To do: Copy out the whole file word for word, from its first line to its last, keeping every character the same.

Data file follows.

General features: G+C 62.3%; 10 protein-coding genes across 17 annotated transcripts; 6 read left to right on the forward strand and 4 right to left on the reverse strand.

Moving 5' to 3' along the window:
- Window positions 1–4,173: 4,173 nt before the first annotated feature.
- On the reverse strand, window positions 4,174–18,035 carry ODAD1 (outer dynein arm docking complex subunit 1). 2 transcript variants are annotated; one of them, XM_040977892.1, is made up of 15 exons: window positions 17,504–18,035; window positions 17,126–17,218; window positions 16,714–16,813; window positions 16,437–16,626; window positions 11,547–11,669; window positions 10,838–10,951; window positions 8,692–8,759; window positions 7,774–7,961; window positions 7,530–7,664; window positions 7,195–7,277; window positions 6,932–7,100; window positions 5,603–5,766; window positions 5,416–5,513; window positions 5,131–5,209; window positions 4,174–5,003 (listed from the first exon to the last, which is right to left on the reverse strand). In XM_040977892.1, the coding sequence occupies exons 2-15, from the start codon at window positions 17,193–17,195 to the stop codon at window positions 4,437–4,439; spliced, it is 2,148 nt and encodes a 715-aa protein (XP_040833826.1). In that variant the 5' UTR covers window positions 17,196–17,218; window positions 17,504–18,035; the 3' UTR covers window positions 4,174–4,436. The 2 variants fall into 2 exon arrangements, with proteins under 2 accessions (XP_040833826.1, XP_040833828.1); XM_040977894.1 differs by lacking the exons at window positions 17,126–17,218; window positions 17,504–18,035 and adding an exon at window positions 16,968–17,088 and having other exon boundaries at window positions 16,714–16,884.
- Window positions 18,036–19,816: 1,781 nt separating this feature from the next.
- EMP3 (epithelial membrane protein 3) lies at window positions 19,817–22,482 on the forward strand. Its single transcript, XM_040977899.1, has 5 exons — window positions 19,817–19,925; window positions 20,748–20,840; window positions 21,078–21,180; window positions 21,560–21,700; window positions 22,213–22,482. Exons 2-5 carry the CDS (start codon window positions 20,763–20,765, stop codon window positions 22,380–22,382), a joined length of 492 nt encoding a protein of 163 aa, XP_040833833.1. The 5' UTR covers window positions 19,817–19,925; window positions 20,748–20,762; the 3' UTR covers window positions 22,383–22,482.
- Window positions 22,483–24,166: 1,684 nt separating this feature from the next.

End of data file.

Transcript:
General features: G+C 62.3%; 10 protein-coding genes across 17 annotated transcripts; 6 read left to right on the forward strand and 4 right to left on the reverse strand.

Moving 5' to 3' along the window:
- Window positions 1–4,173: 4,173 nt before the first annotated feature.
- On the reverse strand, window positions 4,174–18,035 carry ODAD1 (outer dynein arm docking complex subunit 1). 2 transcript variants are annotated; one of them, XM_040977892.1, is made up of 15 exons: window positions 17,504–18,035; window positions 17,126–17,218; window positions 16,714–16,813; window positions 16,437–16,626; window positions 11,547–11,669; window positions 10,838–10,951; window positions 8,692–8,759; window positions 7,774–7,961; window positions 7,530–7,664; window positions 7,195–7,277; window positions 6,932–7,100; window positions 5,603–5,766; window positions 5,416–5,513; window positions 5,131–5,209; window positions 4,174–5,003 (listed from the first exon to the last, which is right to left on the reverse strand). In XM_040977892.1, the coding sequence occupies exons 2-15, from the start codon at window positions 17,193–17,195 to the stop codon at window positions 4,437–4,439; spliced, it is 2,148 nt and encodes a 715-aa protein (XP_040833826.1). In that variant the 5' UTR covers window positions 17,196–17,218; window positions 17,504–18,035; the 3' UTR covers window positions 4,174–4,436. The 2 variants fall into 2 exon arrangements, with proteins under 2 accessions (XP_040833826.1, XP_040833828.1); XM_040977894.1 differs by lacking the exons at window positions 17,126–17,218; window positions 17,504–18,035 and adding an exon at window positions 16,968–17,088 and having other exon boundaries at window positions 16,714–16,884.
- Window positions 18,036–19,816: 1,781 nt separating this feature from the next.
- EMP3 (epithelial membrane protein 3) lies at window positions 19,817–22,482 on the forward strand. Its single transcript, XM_040977899.1, has 5 exons — window positions 19,817–19,925; window positions 20,748–20,840; window positions 21,078–21,180; window positions 21,560–21,700; window positions 22,213–22,482. Exons 2-5 carry the CDS (start codon window positions 20,763–20,765, stop codon window positions 22,380–22,382), a joined length of 492 nt encoding a protein of 163 aa, XP_040833833.1. The 5' UTR covers window positions 19,817–19,925; window positions 20,748–20,762; the 3' UTR covers window positions 22,383–22,482.
- Window positions 22,483–24,166: 1,684 nt separating this feature from the next.